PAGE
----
The 13 July 2016 saw the Competition and Markets Authority (CMA) announce that it had sent a questionnaire to a large sample of hotels throughout the UK. As part of a joint monitoring project with the European Commission, this project has also been launched by several competition agencies in the EU. The purpose of the project is to study how changes to hotel room pricing policies and a variety of other investigations have affected the online hotel booking sector.
In July 2015, online travel agents Expedia and Booking.com adjusted their terms and conditions to remove certain price parity (also known as most-favoured nation requirements) which prevented some hotels from offering cheaper room rates on competing online travel agents websites than what was currently being offered on Expedia and Booking.com.
The questionnaires that have been distributed, use a common approach across ten countries in to perform an assessment on how that change in the terms and conditions set out by these companies, together with other recent developments including a number of inquiries across Europe, have affected the market.
In September last year, the CMA made an announcement of its decision to end its investigations into pricing restrictions in hotel online booking due to administrative priority, but claimed it would not halt the monitoring of pricing practises of online travel agents. However, similar investigations were launched by numerous competition authorities in relation to Booking.com’s and/or Expedia’s price parity restrictions. This was seen in April 2015 when the French, Italian and Swedish competition authorities accepted commitments offered by Booking.com to adjust their price, availability and booking conditions with respect to other online travel agencies and certain other sales channels.
Other hotels within the UK who have not been directly contacted by the CMA are more than welcome to participate in the questionnaire. The deadline for this submission is the 8 August 2016, where the work on this project is expected to be completed by the end of the year, when it will finally conclude if the CMA and other agencies need to take further action.
The Senior Director for CMA, Ann Pope stated:
“Consumer benefit from lower prices and better service in a truly competitive market in which hotels and online travel agents compete for their business.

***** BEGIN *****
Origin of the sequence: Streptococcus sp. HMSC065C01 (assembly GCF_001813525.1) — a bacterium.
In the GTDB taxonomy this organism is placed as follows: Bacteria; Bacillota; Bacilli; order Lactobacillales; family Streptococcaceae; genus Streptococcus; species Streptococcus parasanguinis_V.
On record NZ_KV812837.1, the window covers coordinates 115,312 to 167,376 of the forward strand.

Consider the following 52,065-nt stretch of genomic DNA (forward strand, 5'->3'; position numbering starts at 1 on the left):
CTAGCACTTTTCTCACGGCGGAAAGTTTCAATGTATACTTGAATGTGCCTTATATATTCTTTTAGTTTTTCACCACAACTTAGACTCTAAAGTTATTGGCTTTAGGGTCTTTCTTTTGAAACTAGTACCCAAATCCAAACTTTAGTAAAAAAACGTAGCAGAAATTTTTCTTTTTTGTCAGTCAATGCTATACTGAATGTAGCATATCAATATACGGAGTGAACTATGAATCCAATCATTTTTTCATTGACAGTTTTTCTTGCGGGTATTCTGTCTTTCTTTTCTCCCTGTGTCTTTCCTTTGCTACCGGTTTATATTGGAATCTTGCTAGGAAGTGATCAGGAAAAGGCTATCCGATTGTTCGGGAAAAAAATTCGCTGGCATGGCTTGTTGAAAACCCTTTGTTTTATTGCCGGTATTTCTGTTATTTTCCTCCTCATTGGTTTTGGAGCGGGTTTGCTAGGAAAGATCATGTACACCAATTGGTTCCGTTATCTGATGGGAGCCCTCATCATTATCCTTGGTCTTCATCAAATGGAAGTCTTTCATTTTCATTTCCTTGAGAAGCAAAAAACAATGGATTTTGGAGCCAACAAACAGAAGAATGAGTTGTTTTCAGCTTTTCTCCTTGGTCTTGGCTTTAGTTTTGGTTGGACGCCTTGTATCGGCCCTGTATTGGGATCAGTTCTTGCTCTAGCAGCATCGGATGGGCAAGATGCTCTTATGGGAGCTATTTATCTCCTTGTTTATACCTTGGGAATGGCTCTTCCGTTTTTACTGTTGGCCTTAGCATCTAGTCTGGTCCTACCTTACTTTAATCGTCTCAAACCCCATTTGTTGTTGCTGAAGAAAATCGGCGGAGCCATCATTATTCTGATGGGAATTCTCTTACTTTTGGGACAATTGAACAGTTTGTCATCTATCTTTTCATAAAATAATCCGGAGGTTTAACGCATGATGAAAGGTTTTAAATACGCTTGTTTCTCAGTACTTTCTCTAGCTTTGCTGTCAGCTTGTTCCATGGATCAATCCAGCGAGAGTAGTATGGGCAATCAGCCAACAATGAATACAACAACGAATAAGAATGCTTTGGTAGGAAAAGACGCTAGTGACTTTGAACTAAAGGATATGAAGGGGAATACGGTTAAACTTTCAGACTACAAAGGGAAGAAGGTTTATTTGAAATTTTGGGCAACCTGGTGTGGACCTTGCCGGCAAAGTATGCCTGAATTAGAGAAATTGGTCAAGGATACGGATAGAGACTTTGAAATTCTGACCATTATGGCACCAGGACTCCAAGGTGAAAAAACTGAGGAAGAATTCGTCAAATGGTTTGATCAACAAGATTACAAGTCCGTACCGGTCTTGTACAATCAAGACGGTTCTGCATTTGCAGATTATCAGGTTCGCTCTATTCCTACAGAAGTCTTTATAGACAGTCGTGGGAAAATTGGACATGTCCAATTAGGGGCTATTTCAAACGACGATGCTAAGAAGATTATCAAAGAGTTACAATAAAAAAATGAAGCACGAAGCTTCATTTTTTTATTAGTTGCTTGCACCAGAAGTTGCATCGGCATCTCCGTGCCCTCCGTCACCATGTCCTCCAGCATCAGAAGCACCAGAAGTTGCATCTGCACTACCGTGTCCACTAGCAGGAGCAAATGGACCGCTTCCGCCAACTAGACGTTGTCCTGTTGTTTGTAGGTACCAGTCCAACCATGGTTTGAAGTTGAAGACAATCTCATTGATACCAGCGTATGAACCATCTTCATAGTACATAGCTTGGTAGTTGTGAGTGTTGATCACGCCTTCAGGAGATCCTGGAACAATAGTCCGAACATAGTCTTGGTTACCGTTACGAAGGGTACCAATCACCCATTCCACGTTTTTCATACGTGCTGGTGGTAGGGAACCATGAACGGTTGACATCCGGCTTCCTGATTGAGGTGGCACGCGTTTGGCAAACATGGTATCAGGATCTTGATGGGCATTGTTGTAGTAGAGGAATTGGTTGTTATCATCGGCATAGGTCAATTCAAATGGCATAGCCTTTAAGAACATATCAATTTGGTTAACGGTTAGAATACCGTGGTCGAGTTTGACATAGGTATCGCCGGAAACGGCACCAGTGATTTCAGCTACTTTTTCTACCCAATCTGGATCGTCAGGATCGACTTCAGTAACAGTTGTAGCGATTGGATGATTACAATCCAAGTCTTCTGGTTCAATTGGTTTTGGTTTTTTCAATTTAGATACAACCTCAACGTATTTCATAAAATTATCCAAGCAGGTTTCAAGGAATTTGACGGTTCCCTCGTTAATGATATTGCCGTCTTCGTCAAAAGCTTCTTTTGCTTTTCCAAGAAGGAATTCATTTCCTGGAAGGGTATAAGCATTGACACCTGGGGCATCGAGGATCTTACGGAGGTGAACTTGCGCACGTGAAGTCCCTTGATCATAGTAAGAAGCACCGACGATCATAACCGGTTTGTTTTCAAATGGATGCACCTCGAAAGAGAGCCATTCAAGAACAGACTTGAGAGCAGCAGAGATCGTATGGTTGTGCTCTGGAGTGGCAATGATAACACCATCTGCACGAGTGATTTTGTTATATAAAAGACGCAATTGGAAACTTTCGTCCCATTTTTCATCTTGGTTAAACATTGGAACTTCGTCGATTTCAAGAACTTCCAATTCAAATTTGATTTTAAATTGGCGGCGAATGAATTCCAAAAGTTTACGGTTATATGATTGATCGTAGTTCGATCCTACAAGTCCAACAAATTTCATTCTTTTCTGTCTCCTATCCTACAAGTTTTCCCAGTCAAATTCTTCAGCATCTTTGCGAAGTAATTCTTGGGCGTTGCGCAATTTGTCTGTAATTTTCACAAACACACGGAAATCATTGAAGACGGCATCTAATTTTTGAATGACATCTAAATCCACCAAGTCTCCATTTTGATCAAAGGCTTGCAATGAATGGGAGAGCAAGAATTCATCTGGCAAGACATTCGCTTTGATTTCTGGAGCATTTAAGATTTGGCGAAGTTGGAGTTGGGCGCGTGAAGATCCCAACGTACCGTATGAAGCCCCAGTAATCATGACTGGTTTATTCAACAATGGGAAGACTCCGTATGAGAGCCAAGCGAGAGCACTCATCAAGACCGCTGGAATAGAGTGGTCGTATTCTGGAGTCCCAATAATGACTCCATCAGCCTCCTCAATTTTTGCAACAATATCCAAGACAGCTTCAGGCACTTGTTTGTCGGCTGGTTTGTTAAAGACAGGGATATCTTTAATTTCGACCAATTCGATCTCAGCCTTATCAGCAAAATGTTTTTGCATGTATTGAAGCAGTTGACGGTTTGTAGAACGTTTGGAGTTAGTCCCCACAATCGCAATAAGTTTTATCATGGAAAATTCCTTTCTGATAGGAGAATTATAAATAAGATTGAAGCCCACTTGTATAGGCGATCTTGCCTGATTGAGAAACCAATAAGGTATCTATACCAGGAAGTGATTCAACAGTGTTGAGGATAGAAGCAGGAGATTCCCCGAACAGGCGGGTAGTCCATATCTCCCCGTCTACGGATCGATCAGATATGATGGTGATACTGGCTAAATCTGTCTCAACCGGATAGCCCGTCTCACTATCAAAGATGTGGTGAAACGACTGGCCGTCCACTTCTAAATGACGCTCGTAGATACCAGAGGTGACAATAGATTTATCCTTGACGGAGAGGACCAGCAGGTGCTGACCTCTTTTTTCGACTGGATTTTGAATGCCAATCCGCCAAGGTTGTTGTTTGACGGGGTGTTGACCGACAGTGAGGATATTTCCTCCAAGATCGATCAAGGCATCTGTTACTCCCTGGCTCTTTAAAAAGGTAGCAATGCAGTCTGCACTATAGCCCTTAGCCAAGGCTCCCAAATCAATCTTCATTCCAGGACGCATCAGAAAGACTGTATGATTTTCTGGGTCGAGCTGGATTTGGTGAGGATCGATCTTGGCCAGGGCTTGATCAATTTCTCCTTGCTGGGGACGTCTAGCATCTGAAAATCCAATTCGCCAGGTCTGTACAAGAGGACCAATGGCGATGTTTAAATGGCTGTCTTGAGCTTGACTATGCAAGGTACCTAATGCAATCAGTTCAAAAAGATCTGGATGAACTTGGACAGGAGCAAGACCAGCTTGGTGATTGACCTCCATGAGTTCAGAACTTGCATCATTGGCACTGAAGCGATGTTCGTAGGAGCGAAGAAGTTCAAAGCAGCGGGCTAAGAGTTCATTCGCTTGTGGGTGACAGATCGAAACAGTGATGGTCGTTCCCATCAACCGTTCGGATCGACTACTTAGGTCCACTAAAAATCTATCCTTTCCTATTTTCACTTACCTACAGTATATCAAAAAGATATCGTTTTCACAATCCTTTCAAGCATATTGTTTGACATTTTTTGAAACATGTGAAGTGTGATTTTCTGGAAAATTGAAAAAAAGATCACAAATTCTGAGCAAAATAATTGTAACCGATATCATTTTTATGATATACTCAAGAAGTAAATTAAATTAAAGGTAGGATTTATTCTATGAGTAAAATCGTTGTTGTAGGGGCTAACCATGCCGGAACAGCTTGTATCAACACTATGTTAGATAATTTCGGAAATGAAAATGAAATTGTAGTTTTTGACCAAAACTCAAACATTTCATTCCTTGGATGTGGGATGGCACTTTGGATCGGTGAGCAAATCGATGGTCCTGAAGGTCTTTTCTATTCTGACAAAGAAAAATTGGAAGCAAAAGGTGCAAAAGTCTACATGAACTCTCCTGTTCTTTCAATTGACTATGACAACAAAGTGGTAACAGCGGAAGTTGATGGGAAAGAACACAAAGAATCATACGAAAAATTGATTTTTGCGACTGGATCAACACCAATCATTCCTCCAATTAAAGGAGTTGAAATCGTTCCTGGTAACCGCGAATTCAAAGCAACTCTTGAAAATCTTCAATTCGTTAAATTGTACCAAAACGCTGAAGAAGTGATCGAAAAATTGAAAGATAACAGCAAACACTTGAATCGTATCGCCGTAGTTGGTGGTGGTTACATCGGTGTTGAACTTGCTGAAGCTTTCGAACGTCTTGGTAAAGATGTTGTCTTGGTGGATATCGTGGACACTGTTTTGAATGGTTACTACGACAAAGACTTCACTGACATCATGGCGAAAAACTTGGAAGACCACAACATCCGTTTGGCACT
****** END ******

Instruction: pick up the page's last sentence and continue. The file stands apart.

The CMA is aware of concerns raised by a number of hotels about how this market is operating. This project is part of the CMA’s ongoing commitment to watch this market closely in order to ensure that consumers are benefitting from effective competition and we welcome responses to this survey, so that we can see how the market is developing in the light of recent changed”.
On 18 July 2016, Germany moved another step closer to enshrining a right for distributors in selective distribution systems to sell over online marketplaces. This is not sudden move by the German courts, in fact we have reported similar stories in May 2014 and September 2014.
The current matter is a request from a German Court for a preliminary ruling by the European Court of Justice ("ECJ"). The court asked several questions relating to the interpretation of Article 101 of the Treaty on the Functioning of the European Union (“TFEU”) and its compatibility with bans on online marketplace sales. These questions were:
The prevailing view in the German case law is that an absolute ban on the use of these marketplaces has as its object the restriction of competition. Instead, if suppliers wished to prevent such sales, they would have to prove that the online marketplace did not meet the quality standards asked of other retailers in the selective distribution system.
Whilst the position in Germany is defendable, it almost directly contradicts EU law in the form of paragraph 54 of the Vertical Restraints Guidelines (OJ 2010 C130/1) which had been used for years (and still is throughout the EU) as a basis for legitimate bans on online marketplaces. Paragraph 54 states:
“where the distributor’s website is hosted by a third party platform, the supplier may require that customers do not visit the distributor’s website through a site carrying the name or logo of the third party platform”